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My Heroic And Selfless Venture As Fraternity House Sober Monitor

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It was a prime fall evening. The jungle juice was abundant. The racks were cascading from the fridge. My human breathalyzer costume, with the straw strategically placed over my family jewels, was ready to earn me VIP status among the naughty variations of animals that women have managed to make sexier over the years. Slutty spider? Who said it couldn’t be done? Totally would. I was going into the night with a stupid amount of optimism.

As I was finishing up the “blow me” sign that went along with my breathalyzer costume (maybe a little too on the nose), I received a phone call from our risk manager. Without contemplating the dire consequences of answering like an empty headed chud, I picked up the phone. Huge mistake.

“Hey Swoop, Wang’s sick tonight and can’t be a sober brother. We need you to cover for him.”

Fuck.

I quickly began rifling through excuses in an attempt to get out of the world’s least appealing job. He wasn’t having any of it, but agreed to let me wear my costume. I bit my lip, decided to be a contributing brother for a change, and did as I was told with only a moderate amount of resistance. Wang, you still owe me a solid.

The party was going well until about halfway through. One of my brothers approached me — three sheets to the wind — and told me about a situation that needed my attention at the back window immediately. I casually strolled to the window to find people pouring through it. It looked like a meat grinder just pumping out inebriated adults. At a different venue I’d look the other way, but these people were literally breaking into my house. I found a space between bodies to thrust my head out of the window.

“What the fuck are you guys doing? Go around and pay like everyone else if you want in.”

I felt good about that statement. It was authoritative, yet inviting. Like your step dad who’d let you smoke a heater at 14 but would act pissed if your mom found out. Unfortunately, one dildo decided to reply with, “What are you supposed to be dressed as?”

I ignored it, and told them to please just go around and get in the proper way. Then he asked that same stupid question again.

“I’m dressed as the guy who’s about to call on his 100 plus brothers to roll you squids if ya’ll don’t get the out of my backyard.” Clearly, the cool step dad vibes had dissipated.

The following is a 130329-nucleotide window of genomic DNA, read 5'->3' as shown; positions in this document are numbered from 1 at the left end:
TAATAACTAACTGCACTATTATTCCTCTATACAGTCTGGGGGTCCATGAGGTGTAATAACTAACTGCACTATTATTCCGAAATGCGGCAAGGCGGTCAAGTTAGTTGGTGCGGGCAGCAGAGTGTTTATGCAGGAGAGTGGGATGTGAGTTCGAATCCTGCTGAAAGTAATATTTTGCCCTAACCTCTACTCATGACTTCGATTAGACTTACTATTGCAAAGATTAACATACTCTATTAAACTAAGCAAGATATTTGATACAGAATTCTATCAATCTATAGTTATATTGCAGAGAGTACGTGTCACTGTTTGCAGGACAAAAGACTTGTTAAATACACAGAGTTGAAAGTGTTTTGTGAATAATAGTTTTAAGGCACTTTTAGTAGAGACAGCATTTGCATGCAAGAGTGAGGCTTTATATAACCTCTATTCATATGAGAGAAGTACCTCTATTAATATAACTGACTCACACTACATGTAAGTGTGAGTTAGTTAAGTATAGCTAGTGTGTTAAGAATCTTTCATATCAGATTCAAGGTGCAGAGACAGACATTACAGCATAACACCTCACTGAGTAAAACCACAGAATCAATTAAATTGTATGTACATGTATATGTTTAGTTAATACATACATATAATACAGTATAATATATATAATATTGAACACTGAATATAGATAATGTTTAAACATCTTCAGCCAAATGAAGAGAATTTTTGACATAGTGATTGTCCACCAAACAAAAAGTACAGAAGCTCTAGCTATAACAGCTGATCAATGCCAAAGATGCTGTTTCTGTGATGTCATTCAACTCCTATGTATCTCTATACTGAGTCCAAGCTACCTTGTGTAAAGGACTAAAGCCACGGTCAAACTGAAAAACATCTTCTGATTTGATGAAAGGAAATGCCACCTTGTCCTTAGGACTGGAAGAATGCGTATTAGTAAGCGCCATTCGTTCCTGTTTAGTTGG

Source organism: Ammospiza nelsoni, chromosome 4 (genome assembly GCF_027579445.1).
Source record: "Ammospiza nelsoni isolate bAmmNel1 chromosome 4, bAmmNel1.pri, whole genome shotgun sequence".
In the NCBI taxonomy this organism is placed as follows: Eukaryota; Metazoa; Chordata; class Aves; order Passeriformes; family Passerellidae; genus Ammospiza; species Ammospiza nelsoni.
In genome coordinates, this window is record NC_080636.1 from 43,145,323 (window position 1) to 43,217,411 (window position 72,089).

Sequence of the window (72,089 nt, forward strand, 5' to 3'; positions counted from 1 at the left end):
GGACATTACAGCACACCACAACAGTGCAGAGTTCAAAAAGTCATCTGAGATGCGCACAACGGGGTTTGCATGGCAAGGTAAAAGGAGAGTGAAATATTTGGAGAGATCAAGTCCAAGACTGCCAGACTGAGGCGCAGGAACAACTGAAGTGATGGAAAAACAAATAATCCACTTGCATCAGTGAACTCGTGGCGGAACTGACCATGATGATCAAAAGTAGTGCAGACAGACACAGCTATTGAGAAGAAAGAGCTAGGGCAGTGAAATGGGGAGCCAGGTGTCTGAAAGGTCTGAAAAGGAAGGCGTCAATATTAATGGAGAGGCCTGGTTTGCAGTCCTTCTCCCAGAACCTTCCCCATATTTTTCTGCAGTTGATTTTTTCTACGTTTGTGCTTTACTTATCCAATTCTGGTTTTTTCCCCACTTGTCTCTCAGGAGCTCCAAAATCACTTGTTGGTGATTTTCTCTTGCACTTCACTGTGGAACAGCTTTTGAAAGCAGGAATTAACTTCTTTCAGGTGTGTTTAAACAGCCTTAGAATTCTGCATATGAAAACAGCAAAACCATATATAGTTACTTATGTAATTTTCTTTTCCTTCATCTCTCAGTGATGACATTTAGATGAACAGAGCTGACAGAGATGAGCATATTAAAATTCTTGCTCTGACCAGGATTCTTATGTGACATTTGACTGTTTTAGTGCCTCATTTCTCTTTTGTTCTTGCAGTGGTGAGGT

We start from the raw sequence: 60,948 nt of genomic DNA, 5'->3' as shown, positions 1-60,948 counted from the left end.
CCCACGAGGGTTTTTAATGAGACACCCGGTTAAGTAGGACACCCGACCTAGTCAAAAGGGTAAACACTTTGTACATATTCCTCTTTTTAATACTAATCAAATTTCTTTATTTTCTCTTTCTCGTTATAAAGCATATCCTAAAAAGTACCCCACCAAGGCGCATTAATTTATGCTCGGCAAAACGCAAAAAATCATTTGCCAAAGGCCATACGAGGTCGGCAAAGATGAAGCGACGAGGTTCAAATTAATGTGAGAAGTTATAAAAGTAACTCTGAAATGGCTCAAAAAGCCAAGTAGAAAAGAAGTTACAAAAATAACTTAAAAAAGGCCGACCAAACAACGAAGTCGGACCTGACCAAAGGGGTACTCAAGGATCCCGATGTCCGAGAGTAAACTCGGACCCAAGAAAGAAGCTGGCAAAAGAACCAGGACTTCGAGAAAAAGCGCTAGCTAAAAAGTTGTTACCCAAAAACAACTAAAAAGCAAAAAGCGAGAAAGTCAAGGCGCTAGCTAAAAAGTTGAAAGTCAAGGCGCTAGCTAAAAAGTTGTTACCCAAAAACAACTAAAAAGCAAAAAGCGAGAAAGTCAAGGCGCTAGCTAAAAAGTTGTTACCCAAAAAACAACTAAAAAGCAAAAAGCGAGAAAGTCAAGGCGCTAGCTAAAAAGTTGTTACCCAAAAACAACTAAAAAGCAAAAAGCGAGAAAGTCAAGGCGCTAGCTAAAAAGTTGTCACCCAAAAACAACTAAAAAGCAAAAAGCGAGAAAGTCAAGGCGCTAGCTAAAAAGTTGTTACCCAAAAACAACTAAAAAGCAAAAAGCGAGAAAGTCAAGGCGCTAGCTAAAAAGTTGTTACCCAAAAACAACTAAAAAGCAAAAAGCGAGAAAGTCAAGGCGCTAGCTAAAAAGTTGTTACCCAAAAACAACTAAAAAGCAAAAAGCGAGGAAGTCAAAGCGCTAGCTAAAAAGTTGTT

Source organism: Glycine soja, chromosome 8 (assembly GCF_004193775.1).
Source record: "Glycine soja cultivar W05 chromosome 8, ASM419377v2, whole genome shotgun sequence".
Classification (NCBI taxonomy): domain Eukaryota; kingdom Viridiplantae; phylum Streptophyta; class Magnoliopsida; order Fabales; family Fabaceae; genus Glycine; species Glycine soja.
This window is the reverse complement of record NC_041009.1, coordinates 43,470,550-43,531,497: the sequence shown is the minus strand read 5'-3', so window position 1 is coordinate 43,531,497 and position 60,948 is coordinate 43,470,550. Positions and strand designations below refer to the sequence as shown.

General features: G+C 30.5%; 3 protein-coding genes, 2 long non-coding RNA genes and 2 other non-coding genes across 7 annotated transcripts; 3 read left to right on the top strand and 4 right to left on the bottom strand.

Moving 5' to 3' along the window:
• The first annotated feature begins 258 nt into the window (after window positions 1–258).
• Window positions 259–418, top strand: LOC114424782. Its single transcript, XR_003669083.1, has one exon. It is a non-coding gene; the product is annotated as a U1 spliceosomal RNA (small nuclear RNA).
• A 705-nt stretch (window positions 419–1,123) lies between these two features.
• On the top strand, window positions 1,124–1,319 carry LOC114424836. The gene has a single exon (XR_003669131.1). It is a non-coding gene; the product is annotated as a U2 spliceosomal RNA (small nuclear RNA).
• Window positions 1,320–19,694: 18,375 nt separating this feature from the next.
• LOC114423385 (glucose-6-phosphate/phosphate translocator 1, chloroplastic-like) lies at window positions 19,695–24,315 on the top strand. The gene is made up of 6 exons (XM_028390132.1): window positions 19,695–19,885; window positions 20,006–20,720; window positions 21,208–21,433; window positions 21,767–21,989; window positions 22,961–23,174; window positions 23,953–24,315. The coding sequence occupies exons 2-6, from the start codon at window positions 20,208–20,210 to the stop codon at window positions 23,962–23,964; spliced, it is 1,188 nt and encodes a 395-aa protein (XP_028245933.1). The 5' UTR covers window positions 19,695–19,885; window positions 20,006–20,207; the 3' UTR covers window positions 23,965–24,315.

“Well you look like the beeper a washer and dryer salesman would keep on his belt clip to get out of dinner with his in-laws. Super timely costume, dude.”

I slammed the window shut and locked it. Dammit, that was a fantastic comeback. You don’t come across that kind of on-the-spot creativity very often. Later I found that kid in the party and gave him his props, after he had come in the correct way of course.

Things seemingly went back to normal and I started to throw some game down on our female guests, waiting for them to read the sign on my chest and basking in the validation I’d receive from their looks of disgust followed by admiration. This whole responsible, sober monitor gig wasn’t the worst thing in the…“Oh my God! He’s having a seizure!”

I busted through the crowd to find what looked like some demon possessed body in the midst of an exorcism. The music stopped, everyone went quiet, and all of a sudden I was the one in charge. Just usually irresponsible me, a “Blow Me” sign, a room full of useless inebriated peers, and a guy speaking in tongues as the dark prince exits his soul. Not the most ideal situation to find yourself in on a Friday night, but not all heroes wear capes. I sprung to action.

As I called an ambulance while a few other guys ushered the crowd out of the house, a girl came up to me and told me that she was Pazuzu’s girlfriend. She went on to say that this happens fairly often because he’s epileptic, so there was no reason to bring paramedics and police into the equation.

Suddenly the kid came to as the flashing lights subsided. I breathed a sigh of relief, patted our risk manager who showed up on cue five minutes too late on the back, cracked open a beer, and said “My job here is done.”

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Swoop Johnson

I’d like to thank Jesus, my family, and Busch Light for getting me to where I am today.

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